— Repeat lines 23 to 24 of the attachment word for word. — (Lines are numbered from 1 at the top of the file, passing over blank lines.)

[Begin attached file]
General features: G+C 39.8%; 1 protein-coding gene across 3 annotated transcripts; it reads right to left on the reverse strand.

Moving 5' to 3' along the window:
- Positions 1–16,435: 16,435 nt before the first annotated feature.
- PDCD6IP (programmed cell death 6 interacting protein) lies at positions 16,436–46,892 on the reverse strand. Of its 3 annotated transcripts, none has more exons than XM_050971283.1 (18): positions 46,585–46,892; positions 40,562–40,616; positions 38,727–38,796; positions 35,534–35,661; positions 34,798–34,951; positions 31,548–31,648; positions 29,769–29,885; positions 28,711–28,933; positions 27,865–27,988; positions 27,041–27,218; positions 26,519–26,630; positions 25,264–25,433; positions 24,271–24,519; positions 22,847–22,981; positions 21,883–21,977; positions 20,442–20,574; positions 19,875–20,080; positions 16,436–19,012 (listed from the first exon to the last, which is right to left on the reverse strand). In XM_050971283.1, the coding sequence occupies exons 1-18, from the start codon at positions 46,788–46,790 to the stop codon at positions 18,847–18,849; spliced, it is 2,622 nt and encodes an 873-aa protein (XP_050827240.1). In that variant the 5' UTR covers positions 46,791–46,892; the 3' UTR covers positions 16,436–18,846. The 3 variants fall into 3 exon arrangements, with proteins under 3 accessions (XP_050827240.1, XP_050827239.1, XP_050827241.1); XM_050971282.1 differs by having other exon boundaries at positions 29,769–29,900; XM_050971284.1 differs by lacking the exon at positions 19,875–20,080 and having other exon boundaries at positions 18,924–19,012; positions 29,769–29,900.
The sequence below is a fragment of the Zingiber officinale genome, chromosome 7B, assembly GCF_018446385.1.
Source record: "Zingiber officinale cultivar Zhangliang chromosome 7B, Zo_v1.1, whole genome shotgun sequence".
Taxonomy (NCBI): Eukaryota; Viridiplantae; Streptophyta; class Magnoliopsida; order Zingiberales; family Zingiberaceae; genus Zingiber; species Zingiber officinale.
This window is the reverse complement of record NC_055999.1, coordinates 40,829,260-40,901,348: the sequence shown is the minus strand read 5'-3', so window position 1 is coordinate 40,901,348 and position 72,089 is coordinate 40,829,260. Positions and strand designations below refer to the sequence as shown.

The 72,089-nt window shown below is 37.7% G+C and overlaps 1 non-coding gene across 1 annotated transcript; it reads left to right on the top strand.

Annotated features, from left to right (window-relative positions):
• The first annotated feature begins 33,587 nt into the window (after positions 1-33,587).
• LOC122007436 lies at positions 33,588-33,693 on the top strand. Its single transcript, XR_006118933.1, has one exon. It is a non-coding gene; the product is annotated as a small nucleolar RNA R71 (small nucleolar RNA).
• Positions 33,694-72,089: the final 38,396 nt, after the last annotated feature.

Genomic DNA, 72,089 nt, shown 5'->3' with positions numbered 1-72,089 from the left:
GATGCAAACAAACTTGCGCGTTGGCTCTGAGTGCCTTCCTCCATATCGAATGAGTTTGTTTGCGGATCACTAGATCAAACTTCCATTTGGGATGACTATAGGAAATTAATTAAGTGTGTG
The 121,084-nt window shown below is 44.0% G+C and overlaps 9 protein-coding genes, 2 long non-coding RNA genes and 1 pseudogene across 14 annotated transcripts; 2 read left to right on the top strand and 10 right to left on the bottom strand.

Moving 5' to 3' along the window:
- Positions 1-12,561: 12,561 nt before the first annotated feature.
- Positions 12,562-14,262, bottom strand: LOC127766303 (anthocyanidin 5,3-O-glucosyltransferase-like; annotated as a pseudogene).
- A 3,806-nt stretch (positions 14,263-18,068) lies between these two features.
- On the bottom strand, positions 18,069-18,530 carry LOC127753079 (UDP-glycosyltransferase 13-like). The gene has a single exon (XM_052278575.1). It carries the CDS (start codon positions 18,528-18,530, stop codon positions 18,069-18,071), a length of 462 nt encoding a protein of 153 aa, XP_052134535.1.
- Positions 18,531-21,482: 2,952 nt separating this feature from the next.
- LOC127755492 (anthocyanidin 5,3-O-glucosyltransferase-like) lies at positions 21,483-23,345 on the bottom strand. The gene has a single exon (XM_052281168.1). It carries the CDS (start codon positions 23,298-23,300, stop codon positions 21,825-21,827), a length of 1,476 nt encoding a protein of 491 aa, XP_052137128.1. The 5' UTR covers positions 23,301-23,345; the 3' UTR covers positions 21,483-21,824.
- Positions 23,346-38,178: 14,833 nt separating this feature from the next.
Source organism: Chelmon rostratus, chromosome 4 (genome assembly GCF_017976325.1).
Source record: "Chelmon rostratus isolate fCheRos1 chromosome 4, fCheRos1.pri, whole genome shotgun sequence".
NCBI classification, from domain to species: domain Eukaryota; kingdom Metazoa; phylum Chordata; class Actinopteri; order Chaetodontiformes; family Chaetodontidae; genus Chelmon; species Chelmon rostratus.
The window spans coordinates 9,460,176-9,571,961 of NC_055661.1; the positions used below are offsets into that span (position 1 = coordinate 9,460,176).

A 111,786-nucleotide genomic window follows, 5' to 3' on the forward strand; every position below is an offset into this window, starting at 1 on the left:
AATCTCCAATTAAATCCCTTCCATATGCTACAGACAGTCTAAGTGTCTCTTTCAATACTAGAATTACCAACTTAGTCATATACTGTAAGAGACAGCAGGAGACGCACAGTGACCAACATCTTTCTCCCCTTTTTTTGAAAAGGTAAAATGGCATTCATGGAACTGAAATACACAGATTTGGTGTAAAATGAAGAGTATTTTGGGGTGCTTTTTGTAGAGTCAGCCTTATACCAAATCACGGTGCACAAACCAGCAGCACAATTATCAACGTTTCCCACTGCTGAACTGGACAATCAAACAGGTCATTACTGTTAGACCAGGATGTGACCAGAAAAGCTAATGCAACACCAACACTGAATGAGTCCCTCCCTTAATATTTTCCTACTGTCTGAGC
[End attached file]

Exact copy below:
- LOC127755492 (anthocyanidin 5,3-O-glucosyltransferase-like) lies at positions 21,483-23,345 on the bottom strand. The gene has a single exon (XM_052281168.1). It carries the CDS (start codon positions 23,298-23,300, stop codon positions 21,825-21,827), a length of 1,476 nt encoding a protein of 491 aa, XP_052137128.1. The 5' UTR covers positions 23,301-23,345; the 3' UTR covers positions 21,483-21,824.
- Positions 23,346-38,178: 14,833 nt separating this feature from the next.